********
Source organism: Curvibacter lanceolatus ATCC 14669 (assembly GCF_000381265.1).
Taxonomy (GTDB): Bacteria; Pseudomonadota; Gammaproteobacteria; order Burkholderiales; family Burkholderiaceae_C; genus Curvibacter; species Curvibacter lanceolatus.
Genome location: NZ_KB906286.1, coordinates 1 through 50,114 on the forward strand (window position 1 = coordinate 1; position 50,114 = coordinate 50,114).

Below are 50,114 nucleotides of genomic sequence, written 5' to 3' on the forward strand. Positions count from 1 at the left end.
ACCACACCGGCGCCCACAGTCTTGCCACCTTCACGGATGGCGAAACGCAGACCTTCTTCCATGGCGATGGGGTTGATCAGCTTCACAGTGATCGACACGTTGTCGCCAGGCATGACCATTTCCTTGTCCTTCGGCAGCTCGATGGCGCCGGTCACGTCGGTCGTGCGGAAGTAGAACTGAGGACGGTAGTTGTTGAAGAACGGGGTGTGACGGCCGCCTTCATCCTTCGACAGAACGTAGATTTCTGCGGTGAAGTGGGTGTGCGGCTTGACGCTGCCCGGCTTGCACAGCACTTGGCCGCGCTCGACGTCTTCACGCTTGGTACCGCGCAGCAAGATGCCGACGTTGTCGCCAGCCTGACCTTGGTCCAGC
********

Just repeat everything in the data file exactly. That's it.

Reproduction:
Source organism: Curvibacter lanceolatus ATCC 14669 (assembly GCF_000381265.1).
Taxonomy (GTDB): Bacteria; Pseudomonadota; Gammaproteobacteria; order Burkholderiales; family Burkholderiaceae_C; genus Curvibacter; species Curvibacter lanceolatus.
Genome location: NZ_KB906286.1, coordinates 1 through 50,114 on the forward strand (window position 1 = coordinate 1; position 50,114 = coordinate 50,114).

Below are 50,114 nucleotides of genomic sequence, written 5' to 3' on the forward strand. Positions count from 1 at the left end.
ACCACACCGGCGCCCACAGTCTTGCCACCTTCACGGATGGCGAAACGCAGACCTTCTTCCATGGCGATGGGGTTGATCAGCTTCACAGTGATCGACACGTTGTCGCCAGGCATGACCATTTCCTTGTCCTTCGGCAGCTCGATGGCGCCGGTCACGTCGGTCGTGCGGAAGTAGAACTGAGGACGGTAGTTGTTGAAGAACGGGGTGTGACGGCCGCCTTCATCCTTCGACAGAACGTAGATTTCTGCGGTGAAGTGGGTGTGCGGCTTGACGCTGCCCGGCTTGCACAGCACTTGGCCGCGCTCGACGTCTTCACGCTTGGTACCGCGCAGCAAGATGCCGACGTTGTCGCCAGCCTGACCTTGGTCCAGC